And it’s not just deer and dogs. We have ants in the kitchen. Little ones that are hard to discourage. And we have frogs. A couple of years ago a frog (or maybe it was a toad) took up residence in a planter we have on the back deck. Judy named him Gerald. Gerald disappeared for a few days, and then Michelle discovered him under the toilet seat in our downstairs bathroom. He wouldn’t say how he got in the house. We have other frogs that sing at night. They fill the air with lovesong, very charming and pleasant. By our front door we have lights on either side of the stoop. Most nights one or more frogs hold on to the side of the house under one of the lights, their little throats pulsating rapidly,  helping themselves to the bug buffet.



Not the best picture, but you get the idea. Mike took a few more but can’t figure out how to add them to my blog. We are lucky to have this one to show you.

Yesterday we got an email from the Marietta police that they are well-aware that a small black bear has been seen cavorting around West Side School, and please stop calling them to report it. For one thing, the bear hasn’t broken any laws that they know of. For another thing, they are on it. Remarkably, that can’t be more than 3 miles from here, probably less. I hope the bear comes to visit Happy Meadows. I have never met a real bear.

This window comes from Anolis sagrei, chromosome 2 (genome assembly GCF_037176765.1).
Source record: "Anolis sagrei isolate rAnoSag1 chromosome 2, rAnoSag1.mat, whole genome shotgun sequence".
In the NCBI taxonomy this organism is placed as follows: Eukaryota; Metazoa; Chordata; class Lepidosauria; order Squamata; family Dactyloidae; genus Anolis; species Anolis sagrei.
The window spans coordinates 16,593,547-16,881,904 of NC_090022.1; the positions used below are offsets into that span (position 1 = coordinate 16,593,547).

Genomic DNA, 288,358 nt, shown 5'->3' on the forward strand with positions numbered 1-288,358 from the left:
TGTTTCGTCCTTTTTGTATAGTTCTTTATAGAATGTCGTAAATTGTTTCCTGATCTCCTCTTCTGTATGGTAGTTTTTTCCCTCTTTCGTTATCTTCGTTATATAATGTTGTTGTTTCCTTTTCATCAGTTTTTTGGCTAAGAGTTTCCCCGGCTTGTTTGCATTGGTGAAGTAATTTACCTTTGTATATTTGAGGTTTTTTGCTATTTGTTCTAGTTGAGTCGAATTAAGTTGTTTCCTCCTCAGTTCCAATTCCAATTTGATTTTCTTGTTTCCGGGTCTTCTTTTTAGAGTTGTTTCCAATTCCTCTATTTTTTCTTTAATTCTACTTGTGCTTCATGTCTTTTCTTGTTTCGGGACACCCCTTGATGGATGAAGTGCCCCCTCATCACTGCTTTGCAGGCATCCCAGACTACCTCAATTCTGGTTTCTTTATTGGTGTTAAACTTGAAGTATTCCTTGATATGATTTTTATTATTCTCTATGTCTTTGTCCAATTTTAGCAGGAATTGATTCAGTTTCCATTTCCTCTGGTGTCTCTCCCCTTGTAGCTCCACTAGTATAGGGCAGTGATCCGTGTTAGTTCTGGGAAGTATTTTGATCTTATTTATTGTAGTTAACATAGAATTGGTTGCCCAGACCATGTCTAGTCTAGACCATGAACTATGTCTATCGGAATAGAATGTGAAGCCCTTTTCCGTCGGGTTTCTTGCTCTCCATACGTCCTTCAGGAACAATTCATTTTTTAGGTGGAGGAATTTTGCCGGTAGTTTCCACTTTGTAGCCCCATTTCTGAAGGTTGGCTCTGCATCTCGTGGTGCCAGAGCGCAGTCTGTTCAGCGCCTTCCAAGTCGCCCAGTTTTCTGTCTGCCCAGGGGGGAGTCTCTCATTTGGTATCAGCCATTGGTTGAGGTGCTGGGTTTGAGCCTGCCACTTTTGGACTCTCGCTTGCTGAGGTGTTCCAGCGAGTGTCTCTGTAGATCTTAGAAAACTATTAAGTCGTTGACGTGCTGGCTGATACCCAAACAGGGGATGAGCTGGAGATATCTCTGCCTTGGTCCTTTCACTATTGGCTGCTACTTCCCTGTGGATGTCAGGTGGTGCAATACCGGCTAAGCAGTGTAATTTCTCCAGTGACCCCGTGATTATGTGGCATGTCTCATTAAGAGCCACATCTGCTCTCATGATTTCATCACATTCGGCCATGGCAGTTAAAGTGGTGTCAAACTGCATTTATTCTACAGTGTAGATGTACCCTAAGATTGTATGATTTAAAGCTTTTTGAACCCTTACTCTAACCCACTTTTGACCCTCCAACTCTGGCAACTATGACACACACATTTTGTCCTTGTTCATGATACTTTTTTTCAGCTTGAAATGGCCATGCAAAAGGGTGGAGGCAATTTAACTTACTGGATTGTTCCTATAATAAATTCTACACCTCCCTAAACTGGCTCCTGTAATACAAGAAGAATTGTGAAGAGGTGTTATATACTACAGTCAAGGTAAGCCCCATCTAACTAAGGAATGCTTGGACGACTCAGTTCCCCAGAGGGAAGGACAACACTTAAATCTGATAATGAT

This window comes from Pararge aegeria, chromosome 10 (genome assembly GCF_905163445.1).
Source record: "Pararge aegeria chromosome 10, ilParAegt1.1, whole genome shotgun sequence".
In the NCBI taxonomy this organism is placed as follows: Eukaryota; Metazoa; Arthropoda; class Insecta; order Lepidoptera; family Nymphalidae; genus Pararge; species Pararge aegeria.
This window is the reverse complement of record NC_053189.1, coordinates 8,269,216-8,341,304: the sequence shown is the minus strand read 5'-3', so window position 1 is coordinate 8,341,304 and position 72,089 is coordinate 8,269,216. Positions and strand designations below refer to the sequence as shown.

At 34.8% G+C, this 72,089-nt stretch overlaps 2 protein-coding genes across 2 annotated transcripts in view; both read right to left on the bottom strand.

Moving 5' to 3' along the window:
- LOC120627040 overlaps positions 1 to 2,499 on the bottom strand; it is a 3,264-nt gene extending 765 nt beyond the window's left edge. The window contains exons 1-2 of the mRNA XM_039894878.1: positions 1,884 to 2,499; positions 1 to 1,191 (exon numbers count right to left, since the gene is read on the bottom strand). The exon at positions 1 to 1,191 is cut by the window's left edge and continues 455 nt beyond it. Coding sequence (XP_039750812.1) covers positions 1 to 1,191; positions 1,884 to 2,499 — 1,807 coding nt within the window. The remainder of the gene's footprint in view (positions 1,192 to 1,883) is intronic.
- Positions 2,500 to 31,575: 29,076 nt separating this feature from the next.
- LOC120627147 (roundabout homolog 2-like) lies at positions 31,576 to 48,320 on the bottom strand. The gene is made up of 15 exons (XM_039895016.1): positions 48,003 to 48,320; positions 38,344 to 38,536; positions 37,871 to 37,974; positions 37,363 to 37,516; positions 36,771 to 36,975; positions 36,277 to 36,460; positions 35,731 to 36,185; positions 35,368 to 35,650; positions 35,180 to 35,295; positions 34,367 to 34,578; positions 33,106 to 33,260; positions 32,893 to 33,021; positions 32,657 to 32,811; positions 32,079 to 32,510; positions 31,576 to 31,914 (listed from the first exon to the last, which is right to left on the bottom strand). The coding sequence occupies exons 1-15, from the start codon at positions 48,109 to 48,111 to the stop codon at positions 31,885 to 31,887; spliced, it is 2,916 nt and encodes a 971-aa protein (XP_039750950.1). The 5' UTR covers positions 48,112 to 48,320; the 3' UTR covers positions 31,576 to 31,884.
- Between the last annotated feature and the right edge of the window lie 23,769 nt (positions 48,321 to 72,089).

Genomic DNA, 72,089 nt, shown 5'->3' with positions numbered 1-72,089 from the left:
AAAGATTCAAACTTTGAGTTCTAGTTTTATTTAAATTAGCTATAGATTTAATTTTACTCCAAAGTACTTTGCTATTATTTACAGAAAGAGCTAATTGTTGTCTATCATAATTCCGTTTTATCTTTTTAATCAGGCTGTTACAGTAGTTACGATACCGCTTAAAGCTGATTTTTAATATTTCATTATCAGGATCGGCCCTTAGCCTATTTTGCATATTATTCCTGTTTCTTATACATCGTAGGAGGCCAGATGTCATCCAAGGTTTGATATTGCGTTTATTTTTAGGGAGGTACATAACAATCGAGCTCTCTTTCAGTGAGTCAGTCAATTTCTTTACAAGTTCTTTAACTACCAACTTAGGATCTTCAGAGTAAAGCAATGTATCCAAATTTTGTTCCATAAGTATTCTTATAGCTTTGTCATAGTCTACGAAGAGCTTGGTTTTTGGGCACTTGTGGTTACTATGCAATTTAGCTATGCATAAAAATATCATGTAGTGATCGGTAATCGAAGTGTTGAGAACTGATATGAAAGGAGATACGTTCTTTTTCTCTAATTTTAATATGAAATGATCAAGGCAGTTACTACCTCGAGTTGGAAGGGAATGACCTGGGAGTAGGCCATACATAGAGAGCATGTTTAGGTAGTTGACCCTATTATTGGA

But, the biggest story of wildlife invading suburbia involves Rocky Raccoon. Not the one who checked into a local saloon only to find Gideon’s Bible. This is the one who is living in Michelle’s attic. People think raccoons are adorable. They have a bandit’s mask which gives them a roguish appearance. They don’t mind coming up to people’s houses, sometimes mama raccoon with her kits, and people feed them because they are so damn cute. But not so fast, my friend! Raccoon’s  lack of fear of humans make them inherently dangerous.They think nothing of approaching a human dwelling, climbing up the side, and finding shelter, breaking in by clawing their way through a window, soffit,  or old siding. They have been known to climb down chimneys to get into a house, and once in they can tear the place up looking for food. And they carry disease. Almost 40% of all documented rabies cases in the USA have involved raccoons. Fortunately for everybody except the one person who died from rabies after a raccoon attack, seldom has the disease been transmitted from raccoons to humans. They also carry other exotic diseases including leptospirosis, distemper, listeriosis, tularemia, and trichinosis. Raccoons tend to eliminate in a single area, called a raccoon latrine, rather than spread the wealth  around. Thus their feces can be concentrated in closed areas, including attic spaces. An attempt by a person to enter such a space and clean it out can expose him or her to a high concentration of pathogens including giardia and  the larvae of roundworms. Leave the extermination of raccoons to the professionals, is my advice. Full disclosure requires me to say that the picture below is not of Michelle’s house. The raccoon in the photo is the Wisconsin cousin of Michelle’s raccoon. Finally, as I was out this morning I saw another cousin running across the street in front of our neighbor’s house. She was carrying some thing in her mouth, something dead I am quite sure.